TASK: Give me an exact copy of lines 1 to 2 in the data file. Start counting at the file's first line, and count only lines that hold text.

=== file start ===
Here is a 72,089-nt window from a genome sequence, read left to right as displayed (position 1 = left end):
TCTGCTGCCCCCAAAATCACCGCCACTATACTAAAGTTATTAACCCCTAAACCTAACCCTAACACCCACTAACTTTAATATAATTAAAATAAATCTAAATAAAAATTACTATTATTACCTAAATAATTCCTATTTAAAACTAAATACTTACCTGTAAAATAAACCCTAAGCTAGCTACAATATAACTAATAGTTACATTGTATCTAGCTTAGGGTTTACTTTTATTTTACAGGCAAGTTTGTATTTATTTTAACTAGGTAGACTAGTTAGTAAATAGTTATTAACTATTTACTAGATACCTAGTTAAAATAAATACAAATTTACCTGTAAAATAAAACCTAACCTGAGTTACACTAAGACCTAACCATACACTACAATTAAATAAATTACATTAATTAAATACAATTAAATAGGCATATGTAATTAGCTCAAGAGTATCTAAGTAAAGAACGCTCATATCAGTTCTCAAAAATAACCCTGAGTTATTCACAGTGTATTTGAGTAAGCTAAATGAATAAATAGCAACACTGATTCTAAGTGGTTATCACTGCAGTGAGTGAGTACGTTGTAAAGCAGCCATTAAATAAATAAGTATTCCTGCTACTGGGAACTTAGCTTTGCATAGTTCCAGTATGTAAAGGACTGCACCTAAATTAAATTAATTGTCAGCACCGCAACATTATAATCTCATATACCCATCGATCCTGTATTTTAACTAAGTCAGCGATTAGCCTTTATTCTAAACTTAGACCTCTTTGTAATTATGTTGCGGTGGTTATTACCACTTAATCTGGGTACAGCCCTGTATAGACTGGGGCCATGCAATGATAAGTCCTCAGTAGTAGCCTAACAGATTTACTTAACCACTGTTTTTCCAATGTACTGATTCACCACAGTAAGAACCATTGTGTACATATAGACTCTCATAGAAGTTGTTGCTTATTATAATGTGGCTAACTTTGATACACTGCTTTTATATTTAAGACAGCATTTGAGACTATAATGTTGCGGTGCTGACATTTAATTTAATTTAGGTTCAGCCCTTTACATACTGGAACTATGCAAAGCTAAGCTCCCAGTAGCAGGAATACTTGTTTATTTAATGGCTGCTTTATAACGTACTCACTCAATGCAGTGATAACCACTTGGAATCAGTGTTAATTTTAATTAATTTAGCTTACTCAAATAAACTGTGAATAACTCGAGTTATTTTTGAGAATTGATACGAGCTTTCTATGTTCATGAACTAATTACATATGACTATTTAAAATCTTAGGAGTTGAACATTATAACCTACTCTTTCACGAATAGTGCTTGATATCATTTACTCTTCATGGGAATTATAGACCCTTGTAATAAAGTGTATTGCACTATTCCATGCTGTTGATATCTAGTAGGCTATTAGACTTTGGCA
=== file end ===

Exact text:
Here is a 72,089-nt window from a genome sequence, read left to right as displayed (position 1 = left end):
TCTGCTGCCCCCAAAATCACCGCCACTATACTAAAGTTATTAACCCCTAAACCTAACCCTAACACCCACTAACTTTAATATAATTAAAATAAATCTAAATAAAAATTACTATTATTACCTAAATAATTCCTATTTAAAACTAAATACTTACCTGTAAAATAAACCCTAAGCTAGCTACAATATAACTAATAGTTACATTGTATCTAGCTTAGGGTTTACTTTTATTTTACAGGCAAGTTTGTATTTATTTTAACTAGGTAGACTAGTTAGTAAATAGTTATTAACTATTTACTAGATACCTAGTTAAAATAAATACAAATTTACCTGTAAAATAAAACCTAACCTGAGTTACACTAAGACCTAACCATACACTACAATTAAATAAATTACATTAATTAAATACAATTAAATAGGCATATGTAATTAGCTCAAGAGTATCTAAGTAAAGAACGCTCATATCAGTTCTCAAAAATAACCCTGAGTTATTCACAGTGTATTTGAGTAAGCTAAATGAATAAATAGCAACACTGATTCTAAGTGGTTATCACTGCAGTGAGTGAGTACGTTGTAAAGCAGCCATTAAATAAATAAGTATTCCTGCTACTGGGAACTTAGCTTTGCATAGTTCCAGTATGTAAAGGACTGCACCTAAATTAAATTAATTGTCAGCACCGCAACATTATAATCTCATATACCCATCGATCCTGTATTTTAACTAAGTCAGCGATTAGCCTTTATTCTAAACTTAGACCTCTTTGTAATTATGTTGCGGTGGTTATTACCACTTAATCTGGGTACAGCCCTGTATAGACTGGGGCCATGCAATGATAAGTCCTCAGTAGTAGCCTAACAGATTTACTTAACCACTGTTTTTCCAATGTACTGATTCACCACAGTAAGAACCATTGTGTACATATAGACTCTCATAGAAGTTGTTGCTTATTATAATGTGGCTAACTTTGATACACTGCTTTTATATTTAAGACAGCATTTGAGACTATAATGTTGCGGTGCTGACATTTAATTTAATTTAGGTTCAGCCCTTTACATACTGGAACTATGCAAAGCTAAGCTCCCAGTAGCAGGAATACTTGTTTATTTAATGGCTGCTTTATAACGTACTCACTCAATGCAGTGATAACCACTTGGAATCAGTGTTAATTTTAATTAATTTAGCTTACTCAAATAAACTGTGAATAACTCGAGTTATTTTTGAGAATTGATACGAGCTTTCTATGTTCATGAACTAATTACATATGACTATTTAAAATCTTAGGAGTTGAACATTATAACCTACTCTTTCACGAATAGTGCTTGATATCATTTACTCTTCATGGGAATTATAGACCCTTGTAATAAAGTGTATTGCACTATTCCATGCTGTTGATATCTAGTAGGCTATTAGACTTTGGCA